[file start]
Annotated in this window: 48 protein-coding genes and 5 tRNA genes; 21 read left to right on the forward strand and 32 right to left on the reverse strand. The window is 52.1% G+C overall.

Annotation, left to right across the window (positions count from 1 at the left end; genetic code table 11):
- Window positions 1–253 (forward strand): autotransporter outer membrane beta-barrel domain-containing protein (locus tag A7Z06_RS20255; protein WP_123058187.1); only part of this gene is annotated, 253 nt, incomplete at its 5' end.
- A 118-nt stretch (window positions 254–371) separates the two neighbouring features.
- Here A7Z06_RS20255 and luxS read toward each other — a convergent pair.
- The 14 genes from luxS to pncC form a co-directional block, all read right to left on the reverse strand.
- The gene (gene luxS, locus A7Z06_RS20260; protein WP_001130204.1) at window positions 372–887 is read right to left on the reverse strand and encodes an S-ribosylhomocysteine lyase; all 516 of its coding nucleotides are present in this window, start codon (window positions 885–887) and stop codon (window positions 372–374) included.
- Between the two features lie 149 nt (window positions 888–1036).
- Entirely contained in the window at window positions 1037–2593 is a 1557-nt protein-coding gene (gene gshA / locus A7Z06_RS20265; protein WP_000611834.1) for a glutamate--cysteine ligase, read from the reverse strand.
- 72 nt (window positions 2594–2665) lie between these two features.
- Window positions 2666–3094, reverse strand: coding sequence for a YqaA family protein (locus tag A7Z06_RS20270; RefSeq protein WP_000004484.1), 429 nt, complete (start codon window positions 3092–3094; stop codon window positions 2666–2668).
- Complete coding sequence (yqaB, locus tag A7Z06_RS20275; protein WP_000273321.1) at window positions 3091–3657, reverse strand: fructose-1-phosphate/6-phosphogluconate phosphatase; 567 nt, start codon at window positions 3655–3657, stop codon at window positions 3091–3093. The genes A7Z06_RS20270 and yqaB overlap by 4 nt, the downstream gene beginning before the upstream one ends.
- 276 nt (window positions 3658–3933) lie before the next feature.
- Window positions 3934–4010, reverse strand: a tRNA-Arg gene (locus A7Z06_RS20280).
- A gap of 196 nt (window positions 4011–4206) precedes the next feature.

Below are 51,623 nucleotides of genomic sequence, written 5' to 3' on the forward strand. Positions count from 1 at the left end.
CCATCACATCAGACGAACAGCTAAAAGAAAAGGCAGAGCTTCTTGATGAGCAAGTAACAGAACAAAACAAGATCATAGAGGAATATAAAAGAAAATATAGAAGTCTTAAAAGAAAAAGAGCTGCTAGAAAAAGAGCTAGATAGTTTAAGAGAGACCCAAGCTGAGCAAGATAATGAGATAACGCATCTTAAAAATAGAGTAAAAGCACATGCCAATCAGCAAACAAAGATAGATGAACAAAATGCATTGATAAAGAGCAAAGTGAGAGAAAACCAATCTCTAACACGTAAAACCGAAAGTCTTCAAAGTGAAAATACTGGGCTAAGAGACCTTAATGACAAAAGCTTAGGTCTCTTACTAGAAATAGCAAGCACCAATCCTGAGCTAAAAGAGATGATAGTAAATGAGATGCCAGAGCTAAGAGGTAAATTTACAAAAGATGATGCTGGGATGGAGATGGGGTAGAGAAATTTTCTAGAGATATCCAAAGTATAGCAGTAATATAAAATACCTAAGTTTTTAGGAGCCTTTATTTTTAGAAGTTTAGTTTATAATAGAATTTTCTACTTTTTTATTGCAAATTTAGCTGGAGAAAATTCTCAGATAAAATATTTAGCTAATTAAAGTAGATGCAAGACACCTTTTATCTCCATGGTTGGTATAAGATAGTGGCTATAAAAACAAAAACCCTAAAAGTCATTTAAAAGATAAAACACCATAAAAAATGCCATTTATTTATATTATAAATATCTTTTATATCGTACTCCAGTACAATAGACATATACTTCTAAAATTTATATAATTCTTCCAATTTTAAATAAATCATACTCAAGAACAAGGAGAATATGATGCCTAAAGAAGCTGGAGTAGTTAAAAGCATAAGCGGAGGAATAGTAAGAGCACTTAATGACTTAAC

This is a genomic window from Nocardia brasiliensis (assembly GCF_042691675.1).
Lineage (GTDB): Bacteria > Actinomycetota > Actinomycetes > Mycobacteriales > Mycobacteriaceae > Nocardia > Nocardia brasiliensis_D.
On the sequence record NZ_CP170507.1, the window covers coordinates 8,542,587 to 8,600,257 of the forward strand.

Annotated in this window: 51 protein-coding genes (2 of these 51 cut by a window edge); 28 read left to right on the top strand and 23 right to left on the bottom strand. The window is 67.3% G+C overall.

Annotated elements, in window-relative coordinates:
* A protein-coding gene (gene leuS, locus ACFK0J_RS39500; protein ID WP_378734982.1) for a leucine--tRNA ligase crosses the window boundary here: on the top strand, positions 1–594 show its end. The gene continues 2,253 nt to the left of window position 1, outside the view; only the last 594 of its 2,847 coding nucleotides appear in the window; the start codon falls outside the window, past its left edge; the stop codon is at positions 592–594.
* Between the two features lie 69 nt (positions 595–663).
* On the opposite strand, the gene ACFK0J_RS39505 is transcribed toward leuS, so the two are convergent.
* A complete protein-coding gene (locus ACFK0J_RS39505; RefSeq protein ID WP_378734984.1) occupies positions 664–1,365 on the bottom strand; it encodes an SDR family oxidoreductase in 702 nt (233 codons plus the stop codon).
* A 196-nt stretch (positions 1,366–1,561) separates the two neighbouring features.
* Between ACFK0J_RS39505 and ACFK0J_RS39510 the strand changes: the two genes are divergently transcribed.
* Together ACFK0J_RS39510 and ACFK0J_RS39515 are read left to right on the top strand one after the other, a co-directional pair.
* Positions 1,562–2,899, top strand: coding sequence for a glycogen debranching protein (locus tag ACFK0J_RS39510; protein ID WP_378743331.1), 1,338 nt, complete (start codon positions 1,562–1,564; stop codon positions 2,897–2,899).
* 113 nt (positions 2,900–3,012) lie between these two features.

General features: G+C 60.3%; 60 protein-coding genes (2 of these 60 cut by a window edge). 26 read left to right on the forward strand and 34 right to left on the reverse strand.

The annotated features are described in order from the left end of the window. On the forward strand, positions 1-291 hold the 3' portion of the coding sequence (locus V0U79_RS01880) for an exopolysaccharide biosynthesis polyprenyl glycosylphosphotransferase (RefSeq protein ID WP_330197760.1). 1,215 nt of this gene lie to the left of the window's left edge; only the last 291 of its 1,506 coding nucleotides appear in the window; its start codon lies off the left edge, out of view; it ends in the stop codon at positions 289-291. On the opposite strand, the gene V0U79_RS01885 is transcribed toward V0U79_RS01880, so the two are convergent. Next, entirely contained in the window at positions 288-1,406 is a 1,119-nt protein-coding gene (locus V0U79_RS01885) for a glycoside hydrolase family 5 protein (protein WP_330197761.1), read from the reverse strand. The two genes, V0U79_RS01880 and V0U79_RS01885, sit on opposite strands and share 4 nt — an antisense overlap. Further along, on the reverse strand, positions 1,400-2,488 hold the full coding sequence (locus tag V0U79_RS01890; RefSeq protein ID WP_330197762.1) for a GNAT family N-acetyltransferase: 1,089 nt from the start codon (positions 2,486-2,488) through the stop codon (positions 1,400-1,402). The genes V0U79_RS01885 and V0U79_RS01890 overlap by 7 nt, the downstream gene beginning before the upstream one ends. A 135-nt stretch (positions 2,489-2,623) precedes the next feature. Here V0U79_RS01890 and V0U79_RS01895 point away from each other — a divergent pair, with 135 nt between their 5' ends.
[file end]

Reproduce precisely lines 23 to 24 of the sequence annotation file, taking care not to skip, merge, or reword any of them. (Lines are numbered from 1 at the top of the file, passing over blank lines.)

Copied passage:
* A protein-coding gene (gene leuS, locus ACFK0J_RS39500; protein ID WP_378734982.1) for a leucine--tRNA ligase crosses the window boundary here: on the top strand, positions 1–594 show its end. The gene continues 2,253 nt to the left of window position 1, outside the view; only the last 594 of its 2,847 coding nucleotides appear in the window; the start codon falls outside the window, past its left edge; the stop codon is at positions 592–594.
* Between the two features lie 69 nt (positions 595–663).